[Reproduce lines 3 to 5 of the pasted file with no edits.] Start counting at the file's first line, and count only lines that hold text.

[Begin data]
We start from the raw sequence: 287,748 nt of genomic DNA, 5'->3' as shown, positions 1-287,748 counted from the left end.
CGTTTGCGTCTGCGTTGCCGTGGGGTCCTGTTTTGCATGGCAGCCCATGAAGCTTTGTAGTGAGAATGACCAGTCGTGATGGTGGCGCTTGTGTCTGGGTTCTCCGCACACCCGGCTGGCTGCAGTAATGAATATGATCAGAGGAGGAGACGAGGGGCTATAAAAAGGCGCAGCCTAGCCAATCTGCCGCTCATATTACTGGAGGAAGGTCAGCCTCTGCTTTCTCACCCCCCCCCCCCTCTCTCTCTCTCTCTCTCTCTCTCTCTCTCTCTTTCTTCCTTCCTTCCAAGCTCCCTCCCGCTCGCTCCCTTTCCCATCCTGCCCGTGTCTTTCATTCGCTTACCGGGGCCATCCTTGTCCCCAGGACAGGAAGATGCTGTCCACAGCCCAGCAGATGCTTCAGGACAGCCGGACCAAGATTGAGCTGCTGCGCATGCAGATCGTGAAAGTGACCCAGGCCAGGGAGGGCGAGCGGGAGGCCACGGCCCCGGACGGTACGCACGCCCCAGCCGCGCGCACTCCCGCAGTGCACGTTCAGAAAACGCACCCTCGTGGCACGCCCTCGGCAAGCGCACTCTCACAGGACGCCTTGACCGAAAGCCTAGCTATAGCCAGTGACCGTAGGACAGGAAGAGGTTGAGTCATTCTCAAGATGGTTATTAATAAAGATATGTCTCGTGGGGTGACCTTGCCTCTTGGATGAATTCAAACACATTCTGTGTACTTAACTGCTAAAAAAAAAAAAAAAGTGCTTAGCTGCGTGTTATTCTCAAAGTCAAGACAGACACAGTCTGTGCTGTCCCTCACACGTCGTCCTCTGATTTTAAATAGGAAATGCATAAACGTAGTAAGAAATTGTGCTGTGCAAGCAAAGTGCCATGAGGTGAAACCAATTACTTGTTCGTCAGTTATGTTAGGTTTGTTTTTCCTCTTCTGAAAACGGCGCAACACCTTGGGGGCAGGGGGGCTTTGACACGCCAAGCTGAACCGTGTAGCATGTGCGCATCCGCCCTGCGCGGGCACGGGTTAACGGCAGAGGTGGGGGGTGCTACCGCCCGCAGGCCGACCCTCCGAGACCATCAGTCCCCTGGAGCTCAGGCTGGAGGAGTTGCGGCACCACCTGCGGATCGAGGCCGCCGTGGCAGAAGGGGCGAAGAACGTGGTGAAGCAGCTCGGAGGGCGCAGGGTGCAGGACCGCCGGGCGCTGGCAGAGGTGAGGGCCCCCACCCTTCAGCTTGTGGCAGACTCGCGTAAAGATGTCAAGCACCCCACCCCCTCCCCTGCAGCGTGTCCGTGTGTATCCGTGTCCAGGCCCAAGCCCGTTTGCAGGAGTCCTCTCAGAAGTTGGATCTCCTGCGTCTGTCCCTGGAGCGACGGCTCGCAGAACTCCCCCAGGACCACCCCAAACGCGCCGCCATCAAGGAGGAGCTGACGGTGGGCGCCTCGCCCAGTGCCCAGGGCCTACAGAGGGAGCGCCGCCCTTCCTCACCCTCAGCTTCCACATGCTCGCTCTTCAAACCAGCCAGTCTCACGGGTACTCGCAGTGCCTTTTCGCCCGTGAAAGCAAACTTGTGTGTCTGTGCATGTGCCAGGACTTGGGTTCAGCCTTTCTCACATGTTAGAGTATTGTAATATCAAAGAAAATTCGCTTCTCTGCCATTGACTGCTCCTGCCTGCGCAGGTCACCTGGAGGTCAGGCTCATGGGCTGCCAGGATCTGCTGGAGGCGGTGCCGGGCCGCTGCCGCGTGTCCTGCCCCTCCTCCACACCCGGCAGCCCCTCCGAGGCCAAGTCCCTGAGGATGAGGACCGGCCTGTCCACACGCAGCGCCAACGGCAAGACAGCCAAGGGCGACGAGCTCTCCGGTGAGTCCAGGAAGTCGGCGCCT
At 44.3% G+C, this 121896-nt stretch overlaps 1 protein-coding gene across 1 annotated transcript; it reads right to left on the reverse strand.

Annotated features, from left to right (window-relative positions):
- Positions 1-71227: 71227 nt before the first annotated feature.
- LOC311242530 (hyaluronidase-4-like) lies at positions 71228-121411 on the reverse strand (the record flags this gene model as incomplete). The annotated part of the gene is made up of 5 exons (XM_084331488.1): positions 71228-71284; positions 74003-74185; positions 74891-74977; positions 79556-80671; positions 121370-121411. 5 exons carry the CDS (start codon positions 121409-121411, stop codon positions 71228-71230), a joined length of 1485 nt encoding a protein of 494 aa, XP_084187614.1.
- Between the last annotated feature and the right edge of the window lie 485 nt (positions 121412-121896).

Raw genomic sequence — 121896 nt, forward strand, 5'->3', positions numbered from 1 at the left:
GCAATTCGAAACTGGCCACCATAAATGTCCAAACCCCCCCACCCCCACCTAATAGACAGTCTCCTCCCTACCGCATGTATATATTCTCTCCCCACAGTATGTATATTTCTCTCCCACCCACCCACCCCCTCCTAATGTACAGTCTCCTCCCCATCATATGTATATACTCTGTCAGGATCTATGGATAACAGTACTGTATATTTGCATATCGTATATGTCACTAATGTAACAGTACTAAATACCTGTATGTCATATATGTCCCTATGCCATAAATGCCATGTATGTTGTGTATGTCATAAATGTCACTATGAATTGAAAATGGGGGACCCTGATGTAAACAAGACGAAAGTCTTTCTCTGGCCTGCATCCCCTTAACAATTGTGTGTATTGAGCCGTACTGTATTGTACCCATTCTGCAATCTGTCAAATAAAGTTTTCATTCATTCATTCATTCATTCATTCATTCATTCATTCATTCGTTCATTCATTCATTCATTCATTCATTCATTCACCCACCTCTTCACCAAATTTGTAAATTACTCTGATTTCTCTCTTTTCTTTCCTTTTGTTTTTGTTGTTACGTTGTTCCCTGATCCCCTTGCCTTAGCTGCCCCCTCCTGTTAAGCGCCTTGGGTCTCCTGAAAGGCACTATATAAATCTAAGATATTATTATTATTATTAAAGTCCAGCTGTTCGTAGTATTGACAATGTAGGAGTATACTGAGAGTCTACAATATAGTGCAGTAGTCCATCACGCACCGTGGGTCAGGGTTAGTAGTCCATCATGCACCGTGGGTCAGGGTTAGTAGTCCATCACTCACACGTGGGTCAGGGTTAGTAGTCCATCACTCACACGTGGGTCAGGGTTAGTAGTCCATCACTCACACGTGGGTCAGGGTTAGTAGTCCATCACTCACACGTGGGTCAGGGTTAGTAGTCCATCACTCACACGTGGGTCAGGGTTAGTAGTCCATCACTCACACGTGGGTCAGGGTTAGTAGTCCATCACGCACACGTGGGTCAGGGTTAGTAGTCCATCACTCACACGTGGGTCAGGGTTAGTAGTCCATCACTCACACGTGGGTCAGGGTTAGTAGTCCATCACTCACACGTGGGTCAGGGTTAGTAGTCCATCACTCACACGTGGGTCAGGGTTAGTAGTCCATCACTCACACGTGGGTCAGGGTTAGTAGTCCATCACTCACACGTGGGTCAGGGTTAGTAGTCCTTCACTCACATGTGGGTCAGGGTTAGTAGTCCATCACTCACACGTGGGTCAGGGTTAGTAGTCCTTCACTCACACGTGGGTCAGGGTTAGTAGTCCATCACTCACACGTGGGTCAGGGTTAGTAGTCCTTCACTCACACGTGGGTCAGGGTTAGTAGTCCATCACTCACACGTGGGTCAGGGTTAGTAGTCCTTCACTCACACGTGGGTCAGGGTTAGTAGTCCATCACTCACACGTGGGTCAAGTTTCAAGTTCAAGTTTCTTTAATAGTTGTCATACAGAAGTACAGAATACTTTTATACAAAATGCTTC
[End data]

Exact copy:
At 44.3% G+C, this 121896-nt stretch overlaps 1 protein-coding gene across 1 annotated transcript; it reads right to left on the reverse strand.

Annotated features, from left to right (window-relative positions):
- Positions 1-71227: 71227 nt before the first annotated feature.